If you’ve never taken your ex to the dentist, hugged a past hook-up at your new partner’s show or sat across from an old Tinder match at a mutual friend’s birthday party, you’re probably not queer. I’ve done all these things this year alone — and I know I’m not the only one.
It may be a stereotype, but many queer people have long included ex-lovers in their communities and kinship circles. Several lesbian websites point to the small size of the community as a key motivator for remaining friendly. Other people say the lingering closeness between exes can be explained by a lack of queer relationship role models, which forces queers to get creative. Graver circumstances, like being expelled from families of origin due to homophobia or navigating difficult coming-out experiences, demand the wisdom and comfort of other queers who know you as well as an ex might.
This all makes sense to me, as one of my closest friends is a queer ex. When we dated she became a core support person in navigating family trauma — not least of which was how badly coming out to them went — and is still the first person I call to process the drama of family get-togethers five years since we’ve broken up.
While these experiences are common among queer people — so common that not staying friends with an ex can read as a kind of failure — this is not the case in the mainstream. At least, that is the lesson gleaned from most straight break-up songs, which are usually either vengeful or full of longing. Think: Kelly Clarkson’s “Since U Been Gone” (“I can breathe for the first time!”) or Carrie Underwood’s “Before He Cheats” (in which the singer destroys her ex’s car because he had an affair).
But with her ubiquitous 2018 chart topper “thank u, next,” Ariana Grande has created a new kind of break-up song. It topped the charts in 13 countries. It’s spawned dozens of memes. Writer Ann-Derrick Gaillot says it’s earnest and evolved.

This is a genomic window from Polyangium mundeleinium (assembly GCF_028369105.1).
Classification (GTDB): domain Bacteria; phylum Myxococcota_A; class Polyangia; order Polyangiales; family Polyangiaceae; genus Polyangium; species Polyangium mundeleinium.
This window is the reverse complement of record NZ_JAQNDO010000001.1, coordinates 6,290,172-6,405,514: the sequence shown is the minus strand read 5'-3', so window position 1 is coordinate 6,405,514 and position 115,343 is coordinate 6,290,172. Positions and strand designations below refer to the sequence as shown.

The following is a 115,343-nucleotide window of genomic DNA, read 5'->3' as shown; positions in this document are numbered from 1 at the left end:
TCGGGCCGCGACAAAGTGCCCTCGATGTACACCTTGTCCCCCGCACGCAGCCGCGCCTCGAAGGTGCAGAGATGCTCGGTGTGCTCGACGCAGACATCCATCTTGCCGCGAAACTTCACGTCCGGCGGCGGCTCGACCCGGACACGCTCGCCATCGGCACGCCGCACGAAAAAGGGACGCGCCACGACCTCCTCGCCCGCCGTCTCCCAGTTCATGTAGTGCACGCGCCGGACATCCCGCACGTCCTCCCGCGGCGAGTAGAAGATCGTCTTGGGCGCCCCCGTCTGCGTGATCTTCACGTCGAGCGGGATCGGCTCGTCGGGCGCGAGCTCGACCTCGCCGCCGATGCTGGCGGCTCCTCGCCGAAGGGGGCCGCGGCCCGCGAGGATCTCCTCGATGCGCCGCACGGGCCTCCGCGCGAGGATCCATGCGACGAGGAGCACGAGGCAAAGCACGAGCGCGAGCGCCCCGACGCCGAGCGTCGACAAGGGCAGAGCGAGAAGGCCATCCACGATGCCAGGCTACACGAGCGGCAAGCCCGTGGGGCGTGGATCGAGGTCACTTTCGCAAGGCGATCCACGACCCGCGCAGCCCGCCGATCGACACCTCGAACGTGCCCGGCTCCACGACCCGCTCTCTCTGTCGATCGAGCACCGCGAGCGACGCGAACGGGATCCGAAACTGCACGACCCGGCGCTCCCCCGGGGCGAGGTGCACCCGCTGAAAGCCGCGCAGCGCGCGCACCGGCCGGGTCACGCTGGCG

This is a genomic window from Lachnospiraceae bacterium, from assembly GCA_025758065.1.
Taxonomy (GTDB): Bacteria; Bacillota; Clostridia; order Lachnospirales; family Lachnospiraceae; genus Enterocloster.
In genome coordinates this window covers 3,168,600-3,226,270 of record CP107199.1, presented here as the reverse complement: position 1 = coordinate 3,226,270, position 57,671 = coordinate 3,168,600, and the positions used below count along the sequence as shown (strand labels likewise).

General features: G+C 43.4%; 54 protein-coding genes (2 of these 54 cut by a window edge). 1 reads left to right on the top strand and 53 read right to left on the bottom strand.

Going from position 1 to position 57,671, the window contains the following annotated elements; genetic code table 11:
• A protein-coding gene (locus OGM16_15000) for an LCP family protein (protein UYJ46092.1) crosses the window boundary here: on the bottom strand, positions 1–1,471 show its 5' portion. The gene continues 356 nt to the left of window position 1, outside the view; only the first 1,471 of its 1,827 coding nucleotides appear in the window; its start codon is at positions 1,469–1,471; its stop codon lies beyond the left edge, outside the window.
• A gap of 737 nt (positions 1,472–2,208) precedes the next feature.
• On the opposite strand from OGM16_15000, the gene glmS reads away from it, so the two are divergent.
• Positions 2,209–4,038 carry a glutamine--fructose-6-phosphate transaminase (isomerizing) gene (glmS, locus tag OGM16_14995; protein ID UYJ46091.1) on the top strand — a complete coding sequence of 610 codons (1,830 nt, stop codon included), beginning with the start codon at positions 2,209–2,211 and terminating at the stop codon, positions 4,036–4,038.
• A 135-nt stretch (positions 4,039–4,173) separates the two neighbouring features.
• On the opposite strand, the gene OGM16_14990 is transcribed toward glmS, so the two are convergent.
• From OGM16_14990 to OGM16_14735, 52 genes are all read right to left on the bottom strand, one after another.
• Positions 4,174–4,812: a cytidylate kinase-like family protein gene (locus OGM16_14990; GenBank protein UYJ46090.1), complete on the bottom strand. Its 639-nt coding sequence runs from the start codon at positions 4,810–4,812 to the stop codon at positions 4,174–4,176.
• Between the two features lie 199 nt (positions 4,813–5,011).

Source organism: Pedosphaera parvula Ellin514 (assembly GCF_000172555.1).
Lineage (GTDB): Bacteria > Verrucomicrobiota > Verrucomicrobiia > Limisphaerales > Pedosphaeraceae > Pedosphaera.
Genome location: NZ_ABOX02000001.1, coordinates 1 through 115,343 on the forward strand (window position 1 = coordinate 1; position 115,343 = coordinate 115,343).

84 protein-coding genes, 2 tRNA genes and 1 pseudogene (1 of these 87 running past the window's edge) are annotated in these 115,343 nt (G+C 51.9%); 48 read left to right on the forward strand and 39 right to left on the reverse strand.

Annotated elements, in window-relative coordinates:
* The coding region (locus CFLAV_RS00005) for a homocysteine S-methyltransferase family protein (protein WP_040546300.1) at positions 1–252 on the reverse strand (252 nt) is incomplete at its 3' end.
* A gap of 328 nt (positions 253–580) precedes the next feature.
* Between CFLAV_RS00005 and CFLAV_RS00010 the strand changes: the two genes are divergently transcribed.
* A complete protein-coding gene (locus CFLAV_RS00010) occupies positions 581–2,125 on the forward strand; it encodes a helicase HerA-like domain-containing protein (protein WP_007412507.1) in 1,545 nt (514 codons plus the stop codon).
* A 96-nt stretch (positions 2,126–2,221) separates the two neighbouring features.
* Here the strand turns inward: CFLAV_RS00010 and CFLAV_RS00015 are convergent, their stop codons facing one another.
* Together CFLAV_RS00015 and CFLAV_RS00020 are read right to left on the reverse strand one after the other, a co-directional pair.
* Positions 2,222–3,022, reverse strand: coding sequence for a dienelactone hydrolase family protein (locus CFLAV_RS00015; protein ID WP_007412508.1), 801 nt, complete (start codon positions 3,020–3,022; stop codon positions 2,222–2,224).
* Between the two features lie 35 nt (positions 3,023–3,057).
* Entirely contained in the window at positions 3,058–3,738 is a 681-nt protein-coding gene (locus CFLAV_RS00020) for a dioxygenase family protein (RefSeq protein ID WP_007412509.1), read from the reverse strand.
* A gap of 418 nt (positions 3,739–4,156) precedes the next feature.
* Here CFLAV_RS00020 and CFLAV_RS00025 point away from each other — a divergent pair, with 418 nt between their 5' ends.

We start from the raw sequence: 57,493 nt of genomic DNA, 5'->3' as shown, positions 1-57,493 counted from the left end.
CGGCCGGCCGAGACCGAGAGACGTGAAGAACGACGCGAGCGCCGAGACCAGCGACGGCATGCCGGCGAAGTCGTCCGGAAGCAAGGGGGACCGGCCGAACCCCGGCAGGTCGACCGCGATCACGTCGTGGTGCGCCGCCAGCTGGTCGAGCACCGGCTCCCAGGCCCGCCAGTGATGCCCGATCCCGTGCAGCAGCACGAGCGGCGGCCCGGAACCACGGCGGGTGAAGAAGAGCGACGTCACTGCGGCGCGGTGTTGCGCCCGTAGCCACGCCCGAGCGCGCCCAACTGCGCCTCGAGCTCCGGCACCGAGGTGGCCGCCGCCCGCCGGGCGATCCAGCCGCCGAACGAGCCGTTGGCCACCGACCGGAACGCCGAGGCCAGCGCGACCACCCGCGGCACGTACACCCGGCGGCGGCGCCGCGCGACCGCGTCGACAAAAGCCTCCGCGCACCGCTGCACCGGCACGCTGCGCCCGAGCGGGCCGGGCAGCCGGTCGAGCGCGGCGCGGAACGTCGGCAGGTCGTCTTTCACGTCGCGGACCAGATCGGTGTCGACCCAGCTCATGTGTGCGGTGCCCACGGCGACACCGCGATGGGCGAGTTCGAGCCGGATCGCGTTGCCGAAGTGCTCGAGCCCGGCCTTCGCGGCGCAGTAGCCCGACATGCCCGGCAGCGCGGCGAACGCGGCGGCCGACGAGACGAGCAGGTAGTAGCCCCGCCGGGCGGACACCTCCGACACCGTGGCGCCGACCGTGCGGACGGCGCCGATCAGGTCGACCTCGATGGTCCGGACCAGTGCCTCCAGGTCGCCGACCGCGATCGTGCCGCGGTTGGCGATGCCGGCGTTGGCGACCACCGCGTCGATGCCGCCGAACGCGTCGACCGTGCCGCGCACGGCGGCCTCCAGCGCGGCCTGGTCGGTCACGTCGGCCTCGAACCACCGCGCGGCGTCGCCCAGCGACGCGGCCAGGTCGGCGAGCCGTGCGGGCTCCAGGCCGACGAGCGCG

But what no one mentions is how queer “thank u, next” is.
I noticed this as I listened to the track while waiting for the subway. Grande names her exes and sings, “one taught me love/ one taught me patience/ one taught me pain/ now I’m so amazin’.” The willingness to appreciate and credit your exes felt normal — until I looked around the subway platform and saw a Skip the Dishes ad in front of me. It read, “You ended up on the same train as your ex. You deserve great delivery.” Meanwhile, Grande’s lyrics, “I’m so fuckin’ grateful for my ex” kept playing through my headphones.
Being a bisexual, femme, cis woman — someone who is able to “pass” as straight but whose actual identity often remains invisible to both queer and straight crowds — means I’m used to being caught between two competing narratives, one mainstream and one queer. Now, here was Grande, a major mainstream pop star, was straddling both worlds with me.
Grande’s earnest “thank u” to her ex-boyfriends serves as an interloper, sneakily spilling queer sentiments into the straight dating pool, bridging the gap between queer ideas about exes and the straight narrative that we should avoid them — or stress eat about it if we can’t.